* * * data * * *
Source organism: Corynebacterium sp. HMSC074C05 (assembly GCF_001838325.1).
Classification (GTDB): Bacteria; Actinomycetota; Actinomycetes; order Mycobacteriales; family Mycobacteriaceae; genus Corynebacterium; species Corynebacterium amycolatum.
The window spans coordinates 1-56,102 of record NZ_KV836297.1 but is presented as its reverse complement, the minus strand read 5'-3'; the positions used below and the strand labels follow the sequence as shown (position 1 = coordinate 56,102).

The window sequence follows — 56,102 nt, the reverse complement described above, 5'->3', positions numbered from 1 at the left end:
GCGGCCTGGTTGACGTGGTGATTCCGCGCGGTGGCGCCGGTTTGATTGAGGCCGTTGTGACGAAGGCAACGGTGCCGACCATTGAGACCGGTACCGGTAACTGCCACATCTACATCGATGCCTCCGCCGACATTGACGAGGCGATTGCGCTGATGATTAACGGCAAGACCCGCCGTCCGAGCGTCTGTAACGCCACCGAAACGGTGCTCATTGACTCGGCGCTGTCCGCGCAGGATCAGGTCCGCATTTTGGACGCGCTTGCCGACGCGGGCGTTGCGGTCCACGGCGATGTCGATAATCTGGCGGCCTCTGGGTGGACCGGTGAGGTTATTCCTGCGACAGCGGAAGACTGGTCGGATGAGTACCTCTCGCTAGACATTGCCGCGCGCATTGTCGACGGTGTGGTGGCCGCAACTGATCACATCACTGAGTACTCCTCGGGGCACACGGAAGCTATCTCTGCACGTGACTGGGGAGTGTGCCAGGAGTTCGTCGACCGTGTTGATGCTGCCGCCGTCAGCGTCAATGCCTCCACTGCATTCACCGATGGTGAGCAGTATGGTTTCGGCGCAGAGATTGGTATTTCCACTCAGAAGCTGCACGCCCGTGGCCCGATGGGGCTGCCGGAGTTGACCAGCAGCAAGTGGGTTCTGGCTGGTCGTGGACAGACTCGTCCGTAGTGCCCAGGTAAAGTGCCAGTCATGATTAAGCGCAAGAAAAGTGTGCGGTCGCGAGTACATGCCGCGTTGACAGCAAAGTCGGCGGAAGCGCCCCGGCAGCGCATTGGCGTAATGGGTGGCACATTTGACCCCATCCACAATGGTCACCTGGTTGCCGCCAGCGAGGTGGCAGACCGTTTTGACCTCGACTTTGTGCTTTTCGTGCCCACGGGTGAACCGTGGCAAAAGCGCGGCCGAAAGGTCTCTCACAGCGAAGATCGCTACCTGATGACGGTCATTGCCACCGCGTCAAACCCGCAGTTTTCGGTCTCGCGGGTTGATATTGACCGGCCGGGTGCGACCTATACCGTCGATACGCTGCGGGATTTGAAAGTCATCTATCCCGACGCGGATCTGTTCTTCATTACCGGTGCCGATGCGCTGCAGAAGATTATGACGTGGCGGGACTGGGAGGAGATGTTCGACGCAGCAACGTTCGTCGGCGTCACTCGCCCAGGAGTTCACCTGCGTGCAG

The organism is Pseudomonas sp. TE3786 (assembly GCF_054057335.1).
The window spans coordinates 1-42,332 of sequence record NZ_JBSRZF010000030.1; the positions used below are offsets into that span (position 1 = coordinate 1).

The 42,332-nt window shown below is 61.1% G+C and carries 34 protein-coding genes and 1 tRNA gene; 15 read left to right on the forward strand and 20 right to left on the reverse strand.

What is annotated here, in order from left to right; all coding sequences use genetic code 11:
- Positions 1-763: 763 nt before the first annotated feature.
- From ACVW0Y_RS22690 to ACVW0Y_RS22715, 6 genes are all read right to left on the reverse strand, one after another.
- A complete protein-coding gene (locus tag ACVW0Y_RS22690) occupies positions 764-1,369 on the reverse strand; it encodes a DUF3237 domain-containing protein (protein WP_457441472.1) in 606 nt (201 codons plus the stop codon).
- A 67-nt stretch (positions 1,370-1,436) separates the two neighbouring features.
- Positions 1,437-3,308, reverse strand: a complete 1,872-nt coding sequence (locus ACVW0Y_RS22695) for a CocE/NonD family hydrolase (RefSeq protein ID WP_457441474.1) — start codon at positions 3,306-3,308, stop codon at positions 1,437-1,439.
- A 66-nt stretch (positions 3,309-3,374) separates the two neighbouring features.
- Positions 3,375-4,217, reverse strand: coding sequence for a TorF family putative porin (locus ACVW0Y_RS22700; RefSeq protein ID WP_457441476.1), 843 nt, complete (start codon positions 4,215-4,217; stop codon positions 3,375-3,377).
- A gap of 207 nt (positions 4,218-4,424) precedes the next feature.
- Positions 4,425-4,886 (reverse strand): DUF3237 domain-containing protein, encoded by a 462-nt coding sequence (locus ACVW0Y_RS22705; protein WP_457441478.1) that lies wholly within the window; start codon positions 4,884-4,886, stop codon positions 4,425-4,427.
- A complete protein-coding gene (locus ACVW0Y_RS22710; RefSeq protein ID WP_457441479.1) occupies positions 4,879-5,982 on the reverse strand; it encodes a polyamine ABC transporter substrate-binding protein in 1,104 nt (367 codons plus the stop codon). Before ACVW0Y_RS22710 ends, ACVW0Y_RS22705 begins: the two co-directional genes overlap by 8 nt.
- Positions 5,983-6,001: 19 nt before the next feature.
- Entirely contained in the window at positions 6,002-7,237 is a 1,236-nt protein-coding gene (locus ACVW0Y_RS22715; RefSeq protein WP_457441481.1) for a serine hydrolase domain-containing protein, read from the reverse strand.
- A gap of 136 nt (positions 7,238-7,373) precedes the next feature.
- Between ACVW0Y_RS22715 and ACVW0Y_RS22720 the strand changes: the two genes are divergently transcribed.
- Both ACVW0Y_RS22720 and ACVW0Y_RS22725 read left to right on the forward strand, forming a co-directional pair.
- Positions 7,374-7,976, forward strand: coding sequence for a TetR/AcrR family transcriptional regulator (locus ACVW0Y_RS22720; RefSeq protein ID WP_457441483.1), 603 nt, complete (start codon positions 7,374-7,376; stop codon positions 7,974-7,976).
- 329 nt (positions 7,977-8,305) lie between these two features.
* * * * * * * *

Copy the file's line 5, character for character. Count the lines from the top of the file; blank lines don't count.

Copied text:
GCGGCCTGGTTGACGTGGTGATTCCGCGCGGTGGCGCCGGTTTGATTGAGGCCGTTGTGACGAAGGCAACGGTGCCGACCATTGAGACCGGTACCGGTAACTGCCACATCTACATCGATGCCTCCGCCGACATTGACGAGGCGATTGCGCTGATGATTAACGGCAAGACCCGCCGTCCGAGCGTCTGTAACGCCACCGAAACGGTGCTCATTGACTCGGCGCTGTCCGCGCAGGATCAGGTCCGCATTTTGGACGCGCTTGCCGACGCGGGCGTTGCGGTCCACGGCGATGTCGATAATCTGGCGGCCTCTGGGTGGACCGGTGAGGTTATTCCTGCGACAGCGGAAGACTGGTCGGATGAGTACCTCTCGCTAGACATTGCCGCGCGCATTGTCGACGGTGTGGTGGCCGCAACTGATCACATCACTGAGTACTCCTCGGGGCACACGGAAGCTATCTCTGCACGTGACTGGGGAGTGTGCCAGGAGTTCGTCGACCGTGTTGATGCTGCCGCCGTCAGCGTCAATGCCTCCACTGCATTCACCGATGGTGAGCAGTATGGTTTCGGCGCAGAGATTGGTATTTCCACTCAGAAGCTGCACGCCCGTGGCCCGATGGGGCTGCCGGAGTTGACCAGCAGCAAGTGGGTTCTGGCTGGTCGTGGACAGACTCGTCCGTAGTGCCCAGGTAAAGTGCCAGTCATGATTAAGCGCAAGAAAAGTGTGCGGTCGCGAGTACATGCCGCGTTGACAGCAAAGTCGGCGGAAGCGCCCCGGCAGCGCATTGGCGTAATGGGTGGCACATTTGACCCCATCCACAATGGTCACCTGGTTGCCGCCAGCGAGGTGGCAGACCGTTTTGACCTCGACTTTGTGCTTTTCGTGCCCACGGGTGAACCGTGGCAAAAGCGCGGCCGAAAGGTCTCTCACAGCGAAGATCGCTACCTGATGACGGTCATTGCCACCGCGTCAAACCCGCAGTTTTCGGTCTCGCGGGTTGATATTGACCGGCCGGGTGCGACCTATACCGTCGATACGCTGCGGGATTTGAAAGTCATCTATCCCGACGCGGATCTGTTCTTCATTACCGGTGCCGATGCGCTGCAGAAGATTATGACGTGGCGGGACTGGGAGGAGATGTTCGACGCAGCAACGTTCGTCGGCGTCACTCGCCCAGGAGTTCACCTGCGTGCAG